Recent Medicaid News Roundup… Not Looking Good

3 stories from 3 of the best T&E bloggers out there recently caught my eye:

First from Michael J. Keenan and The Connecticut Elder Law Blog comes, Big Problems for Medicare in 11 Years.

It appears that the Medicare program will become unable to pay full benefits starting in 2019, and the same problem will arise for Social Security in 2041 […], according to the trustees of those programs.

He links to this article in the LA Times about the presidential candidates being silent on the impending Medicaid crisis which means that the likelihood of imminent reformation is rather slim.

Next comes Professor Berry from the Wills, Trusts & Estates Prof Blog and his post about the Trustee’s same report. He quotes the following from the Trustee’s press release issued March 26, 2008:

In their annual report, the Medicare Trustees today announced that both the Medicare Hospital Trust Fund and the Supplementary Medical Insurance Trust Fund expenditures are growing faster than the rest of the economy. The Trustees report expenditures were $432 billion in 2007, or 3.2 percent of gross domestic product (GDP), and are projected to increase to nearly 11 percent of GDP in 75 years.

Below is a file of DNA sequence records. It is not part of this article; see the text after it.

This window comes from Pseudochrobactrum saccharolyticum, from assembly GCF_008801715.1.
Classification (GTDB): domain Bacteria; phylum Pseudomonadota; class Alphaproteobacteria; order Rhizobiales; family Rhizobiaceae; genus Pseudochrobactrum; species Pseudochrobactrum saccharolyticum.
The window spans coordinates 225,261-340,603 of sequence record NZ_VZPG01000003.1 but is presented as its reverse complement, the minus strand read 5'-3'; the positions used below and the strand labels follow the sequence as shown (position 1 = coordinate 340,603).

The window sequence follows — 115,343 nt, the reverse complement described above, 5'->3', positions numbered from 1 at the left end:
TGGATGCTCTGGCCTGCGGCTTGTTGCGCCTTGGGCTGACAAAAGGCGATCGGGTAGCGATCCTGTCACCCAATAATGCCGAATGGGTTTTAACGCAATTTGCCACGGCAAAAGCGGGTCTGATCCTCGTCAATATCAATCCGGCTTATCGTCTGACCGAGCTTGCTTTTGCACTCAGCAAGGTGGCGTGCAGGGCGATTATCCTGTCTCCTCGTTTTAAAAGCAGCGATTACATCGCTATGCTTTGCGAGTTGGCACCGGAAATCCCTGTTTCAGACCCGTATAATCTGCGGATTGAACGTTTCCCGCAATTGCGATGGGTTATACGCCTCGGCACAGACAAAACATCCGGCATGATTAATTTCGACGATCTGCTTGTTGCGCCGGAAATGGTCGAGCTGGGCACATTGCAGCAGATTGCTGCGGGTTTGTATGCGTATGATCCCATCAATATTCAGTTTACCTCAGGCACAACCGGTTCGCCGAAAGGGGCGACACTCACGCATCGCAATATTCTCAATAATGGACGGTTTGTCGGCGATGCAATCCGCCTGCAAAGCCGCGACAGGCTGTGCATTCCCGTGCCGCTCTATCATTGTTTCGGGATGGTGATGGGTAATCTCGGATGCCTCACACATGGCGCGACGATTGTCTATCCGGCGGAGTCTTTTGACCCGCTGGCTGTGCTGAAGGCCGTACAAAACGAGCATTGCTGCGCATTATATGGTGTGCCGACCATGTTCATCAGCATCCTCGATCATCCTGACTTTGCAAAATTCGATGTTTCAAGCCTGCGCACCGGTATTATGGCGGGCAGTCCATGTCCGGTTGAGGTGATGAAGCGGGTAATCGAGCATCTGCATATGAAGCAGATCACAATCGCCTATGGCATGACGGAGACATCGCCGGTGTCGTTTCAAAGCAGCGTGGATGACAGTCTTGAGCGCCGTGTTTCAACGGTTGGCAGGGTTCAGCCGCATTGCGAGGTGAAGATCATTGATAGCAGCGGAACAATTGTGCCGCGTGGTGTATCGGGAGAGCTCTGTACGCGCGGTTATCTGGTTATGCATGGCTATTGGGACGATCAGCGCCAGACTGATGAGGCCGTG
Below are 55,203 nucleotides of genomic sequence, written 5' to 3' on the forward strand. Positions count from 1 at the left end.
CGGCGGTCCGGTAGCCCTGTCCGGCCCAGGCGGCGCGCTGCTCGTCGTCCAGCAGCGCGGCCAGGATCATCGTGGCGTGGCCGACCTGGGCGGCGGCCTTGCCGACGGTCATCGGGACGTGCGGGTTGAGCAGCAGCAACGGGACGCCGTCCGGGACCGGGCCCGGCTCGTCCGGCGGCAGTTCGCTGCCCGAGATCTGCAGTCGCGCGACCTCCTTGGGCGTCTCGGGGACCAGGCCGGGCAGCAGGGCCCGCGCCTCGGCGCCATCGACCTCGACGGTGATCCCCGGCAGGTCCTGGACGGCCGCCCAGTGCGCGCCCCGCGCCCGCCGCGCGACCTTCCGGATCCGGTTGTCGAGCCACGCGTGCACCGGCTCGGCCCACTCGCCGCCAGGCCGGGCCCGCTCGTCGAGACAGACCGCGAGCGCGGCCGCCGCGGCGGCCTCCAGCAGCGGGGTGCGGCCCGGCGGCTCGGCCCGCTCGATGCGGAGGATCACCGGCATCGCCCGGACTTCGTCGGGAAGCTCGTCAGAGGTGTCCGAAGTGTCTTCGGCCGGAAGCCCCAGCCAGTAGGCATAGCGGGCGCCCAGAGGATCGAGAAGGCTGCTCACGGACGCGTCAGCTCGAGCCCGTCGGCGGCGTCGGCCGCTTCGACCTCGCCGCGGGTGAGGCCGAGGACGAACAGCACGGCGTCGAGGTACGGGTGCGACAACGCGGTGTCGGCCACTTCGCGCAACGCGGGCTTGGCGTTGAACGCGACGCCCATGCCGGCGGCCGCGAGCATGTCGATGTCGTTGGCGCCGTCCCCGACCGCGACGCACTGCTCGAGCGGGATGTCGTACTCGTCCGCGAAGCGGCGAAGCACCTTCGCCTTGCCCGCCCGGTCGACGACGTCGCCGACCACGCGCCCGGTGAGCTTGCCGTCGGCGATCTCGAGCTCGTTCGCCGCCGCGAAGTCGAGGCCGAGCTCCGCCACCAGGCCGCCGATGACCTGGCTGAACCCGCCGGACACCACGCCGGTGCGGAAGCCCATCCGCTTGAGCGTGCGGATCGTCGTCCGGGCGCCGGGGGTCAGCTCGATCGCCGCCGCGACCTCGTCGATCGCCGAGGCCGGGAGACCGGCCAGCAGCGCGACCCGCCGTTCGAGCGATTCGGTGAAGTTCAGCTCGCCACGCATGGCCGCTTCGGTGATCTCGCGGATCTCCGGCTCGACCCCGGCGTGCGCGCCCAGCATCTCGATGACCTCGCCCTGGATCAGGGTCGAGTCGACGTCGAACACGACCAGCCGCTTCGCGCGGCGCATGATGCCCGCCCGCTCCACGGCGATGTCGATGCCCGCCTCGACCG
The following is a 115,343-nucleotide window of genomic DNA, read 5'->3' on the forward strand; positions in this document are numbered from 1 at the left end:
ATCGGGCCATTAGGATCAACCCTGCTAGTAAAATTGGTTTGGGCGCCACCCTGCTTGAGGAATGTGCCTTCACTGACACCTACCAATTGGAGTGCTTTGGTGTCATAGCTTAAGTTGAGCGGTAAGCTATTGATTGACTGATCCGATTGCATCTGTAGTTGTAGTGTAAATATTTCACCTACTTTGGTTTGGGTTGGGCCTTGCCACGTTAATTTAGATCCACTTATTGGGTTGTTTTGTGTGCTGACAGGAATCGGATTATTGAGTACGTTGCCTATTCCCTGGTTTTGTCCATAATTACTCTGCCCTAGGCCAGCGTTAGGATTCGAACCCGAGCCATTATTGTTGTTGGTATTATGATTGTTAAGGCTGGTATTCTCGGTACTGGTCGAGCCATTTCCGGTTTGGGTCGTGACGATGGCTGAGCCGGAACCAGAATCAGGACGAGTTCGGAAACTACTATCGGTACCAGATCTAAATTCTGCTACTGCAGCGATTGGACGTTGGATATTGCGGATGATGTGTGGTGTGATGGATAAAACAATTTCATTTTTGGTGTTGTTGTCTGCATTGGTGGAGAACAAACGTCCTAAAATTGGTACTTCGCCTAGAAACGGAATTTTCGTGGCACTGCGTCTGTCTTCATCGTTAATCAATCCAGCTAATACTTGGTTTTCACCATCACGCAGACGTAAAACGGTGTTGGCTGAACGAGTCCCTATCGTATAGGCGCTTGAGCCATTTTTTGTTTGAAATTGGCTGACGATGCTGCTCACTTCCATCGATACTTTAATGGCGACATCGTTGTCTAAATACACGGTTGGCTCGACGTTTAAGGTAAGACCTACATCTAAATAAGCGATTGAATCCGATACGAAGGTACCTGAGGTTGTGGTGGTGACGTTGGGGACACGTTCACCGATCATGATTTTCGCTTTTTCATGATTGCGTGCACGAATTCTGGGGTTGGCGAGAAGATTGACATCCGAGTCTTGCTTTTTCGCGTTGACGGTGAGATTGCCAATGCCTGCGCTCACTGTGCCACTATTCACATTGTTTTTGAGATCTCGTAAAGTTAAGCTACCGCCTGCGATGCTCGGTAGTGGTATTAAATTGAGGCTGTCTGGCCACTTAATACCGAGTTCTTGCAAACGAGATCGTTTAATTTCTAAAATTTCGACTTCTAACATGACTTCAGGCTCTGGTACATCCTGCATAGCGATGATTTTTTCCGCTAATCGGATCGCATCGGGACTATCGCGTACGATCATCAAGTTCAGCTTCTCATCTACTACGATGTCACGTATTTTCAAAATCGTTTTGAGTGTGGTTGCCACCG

The Trustees report that Medicare’s Hospital Insurance (HI) Trust Fund will become insolvent earlier in 2019 than reported last year. HI expenditure growth is estimated to average 7.4 percent each year over the next 10 years, a higher rate than either Gross Domestic Product (GDP) or Consumer Price Index (CPI) growth. This year the HI Trust Fund will spend more than its income, and from 2009 through 2017, about $342 billion will need to be transferred from the Federal treasury to cover beneficiaries’ hospital insurance costs.***


Finally, David Goldman writes in his Florida Estate Planning Lawyer Blog about Medicaid Cuts Threaten Nursing Homes in Florida.

This week both the Senate Health and Human Services Appropriations Committee and the House Healthcare Council introduced their 2008-09 budgets. The Senate reduced nursing home funding $163 million and the House reduced funding $278 million.

Florida legislators approved landmark elder-care facility reform legislation in 2001 that mandated increased minimum staffing requirements, tougher regulation and quality improvement, and risk management programs. Since then, nursing home quality has steadily improved. Now, Medicaid funding cuts threaten this progress and the vulnerable elderly who have nowhere else to go.

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